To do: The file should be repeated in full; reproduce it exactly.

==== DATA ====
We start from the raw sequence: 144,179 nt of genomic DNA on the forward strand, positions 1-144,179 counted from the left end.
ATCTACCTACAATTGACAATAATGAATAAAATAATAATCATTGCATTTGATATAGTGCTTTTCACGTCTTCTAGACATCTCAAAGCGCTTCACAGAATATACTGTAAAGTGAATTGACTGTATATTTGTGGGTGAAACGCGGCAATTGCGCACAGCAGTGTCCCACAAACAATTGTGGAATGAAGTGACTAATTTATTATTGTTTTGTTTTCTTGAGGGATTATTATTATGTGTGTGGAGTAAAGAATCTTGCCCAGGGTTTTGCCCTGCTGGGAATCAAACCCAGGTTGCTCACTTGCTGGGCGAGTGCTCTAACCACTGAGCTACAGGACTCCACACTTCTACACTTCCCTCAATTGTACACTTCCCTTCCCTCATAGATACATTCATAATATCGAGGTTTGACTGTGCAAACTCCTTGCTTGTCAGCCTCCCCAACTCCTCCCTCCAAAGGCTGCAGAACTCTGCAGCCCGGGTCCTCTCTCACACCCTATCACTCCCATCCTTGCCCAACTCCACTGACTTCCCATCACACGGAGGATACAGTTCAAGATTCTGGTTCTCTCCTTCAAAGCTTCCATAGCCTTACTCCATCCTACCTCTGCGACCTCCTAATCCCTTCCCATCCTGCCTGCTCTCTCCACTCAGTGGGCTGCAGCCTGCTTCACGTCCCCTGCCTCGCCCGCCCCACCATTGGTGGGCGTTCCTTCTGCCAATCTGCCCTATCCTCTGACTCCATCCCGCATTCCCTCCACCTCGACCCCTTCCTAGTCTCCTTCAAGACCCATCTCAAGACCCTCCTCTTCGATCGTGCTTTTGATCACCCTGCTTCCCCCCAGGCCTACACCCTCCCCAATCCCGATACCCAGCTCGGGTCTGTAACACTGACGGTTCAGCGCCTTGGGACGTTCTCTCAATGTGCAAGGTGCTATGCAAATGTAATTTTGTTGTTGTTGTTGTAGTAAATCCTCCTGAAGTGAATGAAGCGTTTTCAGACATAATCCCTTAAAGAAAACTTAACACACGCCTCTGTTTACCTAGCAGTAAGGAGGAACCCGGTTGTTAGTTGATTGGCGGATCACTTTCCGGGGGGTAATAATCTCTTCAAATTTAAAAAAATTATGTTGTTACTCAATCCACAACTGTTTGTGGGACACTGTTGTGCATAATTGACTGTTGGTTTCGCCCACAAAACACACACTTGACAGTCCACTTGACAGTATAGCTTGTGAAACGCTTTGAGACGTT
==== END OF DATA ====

We start from the raw sequence: 144,179 nt of genomic DNA on the forward strand, positions 1-144,179 counted from the left end.
ATCTACCTACAATTGACAATAATGAATAAAATAATAATCATTGCATTTGATATAGTGCTTTTCACGTCTTCTAGACATCTCAAAGCGCTTCACAGAATATACTGTAAAGTGAATTGACTGTATATTTGTGGGTGAAACGCGGCAATTGCGCACAGCAGTGTCCCACAAACAATTGTGGAATGAAGTGACTAATTTATTATTGTTTTGTTTTCTTGAGGGATTATTATTATGTGTGTGGAGTAAAGAATCTTGCCCAGGGTTTTGCCCTGCTGGGAATCAAACCCAGGTTGCTCACTTGCTGGGCGAGTGCTCTAACCACTGAGCTACAGGACTCCACACTTCTACACTTCCCTCAATTGTACACTTCCCTTCCCTCATAGATACATTCATAATATCGAGGTTTGACTGTGCAAACTCCTTGCTTGTCAGCCTCCCCAACTCCTCCCTCCAAAGGCTGCAGAACTCTGCAGCCCGGGTCCTCTCTCACACCCTATCACTCCCATCCTTGCCCAACTCCACTGACTTCCCATCACACGGAGGATACAGTTCAAGATTCTGGTTCTCTCCTTCAAAGCTTCCATAGCCTTACTCCATCCTACCTCTGCGACCTCCTAATCCCTTCCCATCCTGCCTGCTCTCTCCACTCAGTGGGCTGCAGCCTGCTTCACGTCCCCTGCCTCGCCCGCCCCACCATTGGTGGGCGTTCCTTCTGCCAATCTGCCCTATCCTCTGACTCCATCCCGCATTCCCTCCACCTCGACCCCTTCCTAGTCTCCTTCAAGACCCATCTCAAGACCCTCCTCTTCGATCGTGCTTTTGATCACCCTGCTTCCCCCCAGGCCTACACCCTCCCCAATCCCGATACCCAGCTCGGGTCTGTAACACTGACGGTTCAGCGCCTTGGGACGTTCTCTCAATGTGCAAGGTGCTATGCAAATGTAATTTTGTTGTTGTTGTTGTAGTAAATCCTCCTGAAGTGAATGAAGCGTTTTCAGACATAATCCCTTAAAGAAAACTTAACACACGCCTCTGTTTACCTAGCAGTAAGGAGGAACCCGGTTGTTAGTTGATTGGCGGATCACTTTCCGGGGGGTAATAATCTCTTCAAATTTAAAAAAATTATGTTGTTACTCAATCCACAACTGTTTGTGGGACACTGTTGTGCATAATTGACTGTTGGTTTCGCCCACAAAACACACACTTGACAGTCCACTTGACAGTATAGCTTGTGAAACGCTTTGAGACGTT